Page 4661 - Week 12 - Thursday, 15 October 2009

Next page . . . . Previous page . . . . Speeches . . . . Contents . . . . Debates(HTML) . . . . PDF . . . .

Mr Corbell: The answer to the member’s question is as follows:


The legislative purpose of an advance directive is to protect the right of a patient to refuse unwanted medical treatment, and to ensure that patients receive effective, appropriate and reasonable relief from pain and suffering.

In the ACT, the Medical Treatment (Health Directions) Act 2007 provides that a person may issue an advance directive to refuse medical treatment or to have medical treatment withdrawn. The direction may apply to all medical treatment generally, or to a particular kind of medical treatment. However, a direction made under the Act does not apply to the administration of palliative care.

The ACT Act is more limited than similar legislation in some other jurisdictions, in that a direction under the ACT Act only operates while the person continues to have full decision-making capacity.

People for whom a guardian is appointed under the Guardianship and Management of Property Act 1991, or who have impaired decision making capacity, are not able to give a health direction.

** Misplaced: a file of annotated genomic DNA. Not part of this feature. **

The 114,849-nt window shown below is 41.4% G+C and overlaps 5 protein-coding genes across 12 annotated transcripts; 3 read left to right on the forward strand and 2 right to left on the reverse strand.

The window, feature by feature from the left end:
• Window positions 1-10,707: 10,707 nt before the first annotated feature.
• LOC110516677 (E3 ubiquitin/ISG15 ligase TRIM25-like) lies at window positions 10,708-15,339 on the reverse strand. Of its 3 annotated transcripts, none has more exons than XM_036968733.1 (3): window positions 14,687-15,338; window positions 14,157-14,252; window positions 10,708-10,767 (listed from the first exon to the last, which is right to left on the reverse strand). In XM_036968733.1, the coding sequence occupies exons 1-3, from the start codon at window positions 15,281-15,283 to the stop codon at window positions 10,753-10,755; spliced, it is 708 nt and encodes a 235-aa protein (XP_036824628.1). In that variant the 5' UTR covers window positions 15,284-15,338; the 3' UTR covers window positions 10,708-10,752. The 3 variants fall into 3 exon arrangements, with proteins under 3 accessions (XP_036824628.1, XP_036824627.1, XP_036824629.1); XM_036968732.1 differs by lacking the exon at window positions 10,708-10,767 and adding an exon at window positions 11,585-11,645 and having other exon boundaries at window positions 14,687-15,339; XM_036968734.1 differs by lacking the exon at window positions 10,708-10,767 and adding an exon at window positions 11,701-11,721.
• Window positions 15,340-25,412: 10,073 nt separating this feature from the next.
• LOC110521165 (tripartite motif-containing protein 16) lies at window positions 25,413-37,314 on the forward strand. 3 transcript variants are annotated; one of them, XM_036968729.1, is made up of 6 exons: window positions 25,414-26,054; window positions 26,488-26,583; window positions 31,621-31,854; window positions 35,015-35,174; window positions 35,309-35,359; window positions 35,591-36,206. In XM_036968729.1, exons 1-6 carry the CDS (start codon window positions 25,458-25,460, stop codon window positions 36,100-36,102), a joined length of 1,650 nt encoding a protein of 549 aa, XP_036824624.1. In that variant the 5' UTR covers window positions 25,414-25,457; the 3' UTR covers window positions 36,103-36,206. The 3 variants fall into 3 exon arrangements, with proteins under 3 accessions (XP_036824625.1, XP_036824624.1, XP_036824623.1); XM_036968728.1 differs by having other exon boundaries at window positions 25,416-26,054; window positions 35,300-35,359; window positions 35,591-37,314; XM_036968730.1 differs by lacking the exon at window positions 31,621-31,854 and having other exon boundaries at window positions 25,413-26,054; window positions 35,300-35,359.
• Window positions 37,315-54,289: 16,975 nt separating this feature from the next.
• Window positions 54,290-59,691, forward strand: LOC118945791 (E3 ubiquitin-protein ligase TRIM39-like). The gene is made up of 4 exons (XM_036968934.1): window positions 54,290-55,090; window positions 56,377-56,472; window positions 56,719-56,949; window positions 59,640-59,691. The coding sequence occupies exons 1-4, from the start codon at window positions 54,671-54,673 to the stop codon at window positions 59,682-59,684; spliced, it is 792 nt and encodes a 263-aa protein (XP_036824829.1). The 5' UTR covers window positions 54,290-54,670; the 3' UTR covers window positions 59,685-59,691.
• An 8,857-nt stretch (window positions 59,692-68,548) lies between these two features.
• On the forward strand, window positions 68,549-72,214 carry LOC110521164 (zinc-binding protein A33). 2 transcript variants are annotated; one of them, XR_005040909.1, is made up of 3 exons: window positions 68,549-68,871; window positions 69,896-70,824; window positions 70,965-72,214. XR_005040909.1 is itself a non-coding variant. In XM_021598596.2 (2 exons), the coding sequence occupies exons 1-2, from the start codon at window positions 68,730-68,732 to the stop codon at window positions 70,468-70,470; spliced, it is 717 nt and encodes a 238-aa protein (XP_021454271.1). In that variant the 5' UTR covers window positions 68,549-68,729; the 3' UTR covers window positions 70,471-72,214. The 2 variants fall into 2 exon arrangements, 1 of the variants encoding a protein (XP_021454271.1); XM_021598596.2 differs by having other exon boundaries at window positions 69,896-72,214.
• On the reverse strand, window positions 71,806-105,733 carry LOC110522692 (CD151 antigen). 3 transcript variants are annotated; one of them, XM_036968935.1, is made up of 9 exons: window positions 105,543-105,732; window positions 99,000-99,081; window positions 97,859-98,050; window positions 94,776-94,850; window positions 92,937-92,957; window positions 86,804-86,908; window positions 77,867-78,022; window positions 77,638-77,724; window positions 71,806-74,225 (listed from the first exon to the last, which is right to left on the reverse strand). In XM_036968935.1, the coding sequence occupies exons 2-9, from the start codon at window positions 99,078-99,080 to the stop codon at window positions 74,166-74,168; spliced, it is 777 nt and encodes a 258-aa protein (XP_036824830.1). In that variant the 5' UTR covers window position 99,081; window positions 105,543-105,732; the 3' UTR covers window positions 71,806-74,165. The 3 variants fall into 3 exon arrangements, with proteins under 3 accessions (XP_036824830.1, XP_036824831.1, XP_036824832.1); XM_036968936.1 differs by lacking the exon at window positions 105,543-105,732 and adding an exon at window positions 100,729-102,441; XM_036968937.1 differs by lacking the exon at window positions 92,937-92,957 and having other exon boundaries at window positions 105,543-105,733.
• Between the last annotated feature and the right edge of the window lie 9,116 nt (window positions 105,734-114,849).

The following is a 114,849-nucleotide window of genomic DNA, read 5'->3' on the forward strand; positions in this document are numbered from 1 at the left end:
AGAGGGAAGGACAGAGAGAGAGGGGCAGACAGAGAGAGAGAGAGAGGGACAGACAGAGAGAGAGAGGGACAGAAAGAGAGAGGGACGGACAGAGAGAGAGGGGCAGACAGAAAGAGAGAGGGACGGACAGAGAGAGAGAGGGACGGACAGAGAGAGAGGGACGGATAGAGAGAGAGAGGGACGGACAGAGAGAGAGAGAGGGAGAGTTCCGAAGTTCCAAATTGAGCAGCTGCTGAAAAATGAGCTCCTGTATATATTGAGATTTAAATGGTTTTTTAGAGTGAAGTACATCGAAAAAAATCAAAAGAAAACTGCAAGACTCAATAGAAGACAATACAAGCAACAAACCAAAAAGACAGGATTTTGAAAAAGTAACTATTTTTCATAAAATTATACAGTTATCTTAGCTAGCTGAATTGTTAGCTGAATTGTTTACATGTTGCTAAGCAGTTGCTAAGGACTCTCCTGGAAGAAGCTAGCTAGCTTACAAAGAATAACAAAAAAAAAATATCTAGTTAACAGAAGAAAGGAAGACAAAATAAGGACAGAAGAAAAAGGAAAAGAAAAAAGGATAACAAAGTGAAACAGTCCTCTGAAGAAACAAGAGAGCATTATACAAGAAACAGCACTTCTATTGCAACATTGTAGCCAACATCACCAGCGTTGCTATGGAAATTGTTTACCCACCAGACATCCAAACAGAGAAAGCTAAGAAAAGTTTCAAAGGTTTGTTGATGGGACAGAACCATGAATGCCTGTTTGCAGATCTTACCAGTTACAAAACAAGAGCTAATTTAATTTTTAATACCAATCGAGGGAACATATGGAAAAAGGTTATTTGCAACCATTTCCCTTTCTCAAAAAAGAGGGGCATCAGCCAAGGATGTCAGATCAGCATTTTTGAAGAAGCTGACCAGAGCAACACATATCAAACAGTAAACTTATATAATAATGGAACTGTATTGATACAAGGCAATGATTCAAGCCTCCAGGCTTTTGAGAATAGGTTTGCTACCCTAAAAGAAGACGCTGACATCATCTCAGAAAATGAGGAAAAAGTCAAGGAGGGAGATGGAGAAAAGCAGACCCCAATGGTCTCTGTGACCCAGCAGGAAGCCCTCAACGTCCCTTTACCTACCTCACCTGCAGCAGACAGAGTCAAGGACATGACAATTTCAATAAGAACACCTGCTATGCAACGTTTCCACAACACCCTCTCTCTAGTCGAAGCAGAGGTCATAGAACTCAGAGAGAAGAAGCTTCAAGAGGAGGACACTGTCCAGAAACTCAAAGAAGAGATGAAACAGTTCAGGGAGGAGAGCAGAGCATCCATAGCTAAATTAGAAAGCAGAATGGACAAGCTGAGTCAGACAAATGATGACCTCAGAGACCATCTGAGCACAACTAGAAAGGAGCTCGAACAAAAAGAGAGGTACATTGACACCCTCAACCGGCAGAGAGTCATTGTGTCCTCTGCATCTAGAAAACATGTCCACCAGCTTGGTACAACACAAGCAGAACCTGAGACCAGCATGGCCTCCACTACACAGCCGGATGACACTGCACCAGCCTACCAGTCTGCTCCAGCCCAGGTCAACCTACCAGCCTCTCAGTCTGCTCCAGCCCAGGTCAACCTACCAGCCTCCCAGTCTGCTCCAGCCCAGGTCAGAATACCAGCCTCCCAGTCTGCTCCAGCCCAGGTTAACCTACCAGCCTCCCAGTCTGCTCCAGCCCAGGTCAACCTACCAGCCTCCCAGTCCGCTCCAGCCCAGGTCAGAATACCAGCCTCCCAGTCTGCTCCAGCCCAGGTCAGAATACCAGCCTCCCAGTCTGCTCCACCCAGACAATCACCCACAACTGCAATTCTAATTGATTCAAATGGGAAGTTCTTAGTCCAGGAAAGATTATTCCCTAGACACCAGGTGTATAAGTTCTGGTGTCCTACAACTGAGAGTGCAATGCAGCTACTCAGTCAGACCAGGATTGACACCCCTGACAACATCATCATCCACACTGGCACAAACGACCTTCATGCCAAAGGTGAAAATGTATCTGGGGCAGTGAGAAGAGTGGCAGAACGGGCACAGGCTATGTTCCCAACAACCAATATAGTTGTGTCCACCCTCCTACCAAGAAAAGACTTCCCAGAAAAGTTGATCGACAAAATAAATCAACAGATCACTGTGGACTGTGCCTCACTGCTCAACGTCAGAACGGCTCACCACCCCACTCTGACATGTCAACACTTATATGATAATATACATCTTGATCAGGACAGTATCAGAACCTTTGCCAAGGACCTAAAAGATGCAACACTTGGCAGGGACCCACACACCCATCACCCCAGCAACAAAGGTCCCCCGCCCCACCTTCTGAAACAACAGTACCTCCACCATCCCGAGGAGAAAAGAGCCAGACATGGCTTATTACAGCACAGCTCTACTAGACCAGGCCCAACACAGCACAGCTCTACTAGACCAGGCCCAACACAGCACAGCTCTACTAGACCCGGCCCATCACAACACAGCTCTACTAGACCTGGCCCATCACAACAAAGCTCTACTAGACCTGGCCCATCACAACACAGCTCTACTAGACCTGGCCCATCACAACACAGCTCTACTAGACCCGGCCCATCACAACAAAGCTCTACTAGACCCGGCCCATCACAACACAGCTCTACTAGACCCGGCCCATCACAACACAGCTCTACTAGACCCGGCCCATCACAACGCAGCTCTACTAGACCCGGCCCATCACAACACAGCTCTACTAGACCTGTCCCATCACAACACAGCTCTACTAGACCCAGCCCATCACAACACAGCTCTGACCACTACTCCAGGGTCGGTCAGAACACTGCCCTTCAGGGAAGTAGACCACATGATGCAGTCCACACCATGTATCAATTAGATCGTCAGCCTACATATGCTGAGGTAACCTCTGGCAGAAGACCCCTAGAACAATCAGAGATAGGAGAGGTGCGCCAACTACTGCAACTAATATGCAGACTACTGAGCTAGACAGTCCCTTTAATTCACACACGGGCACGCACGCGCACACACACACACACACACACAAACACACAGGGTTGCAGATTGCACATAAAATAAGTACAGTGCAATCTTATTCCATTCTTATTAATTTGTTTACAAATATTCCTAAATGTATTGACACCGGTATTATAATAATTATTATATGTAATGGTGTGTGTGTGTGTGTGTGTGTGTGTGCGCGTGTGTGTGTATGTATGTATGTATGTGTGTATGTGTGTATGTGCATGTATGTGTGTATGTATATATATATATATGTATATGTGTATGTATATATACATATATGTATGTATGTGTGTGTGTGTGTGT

The ACT does not currently have legislation that enables a person to make a direction which would dictate how they are to be treated should they lose their capacity to make decisions.

However, a guardian appointed to a patient who has lost capacity must consent to medical treatment in a way consistent with an existing direction made by the patient under the Act before he or she lost capacity.


Mental health advance directives are encompassed by the current review of mental health legislation. This review aims to address and broaden the recognition of advance directives in the ACT by expanding the scope of the Medical Treatment (Health Directions) Act 2006. In supporting the inclusion of advance directive provisions in revised mental health legislation, the review offers an opportunity to consider the application of advance directive mechanisms in closer detail than has yet occurred in Australia.

The ACT review benefits from recent reviews in mental health legislation in other states and the Northern Territory, and from the broader general discussion about advance directives that has largely been generated by the advocacy of community based organisations.

At this stage, there is no advice from the Review Advisory Committee (which comprises a range of stakeholders and directly advises the Minister) as to which model of advance directive would be supported to government.


Mental health advanced directives are encompassed by the current review of mental health legislation. At present, the review is scheduled to be completed by the end of 2011. The ACT Government is committed to the recognition of formal legal documents, such as advance health directives, as it is important and necessary, both within the ACT and nationally.

Next page . . . . Previous page . . . . Speeches . . . . Contents . . . . Debates(HTML) . . . . PDF . . . .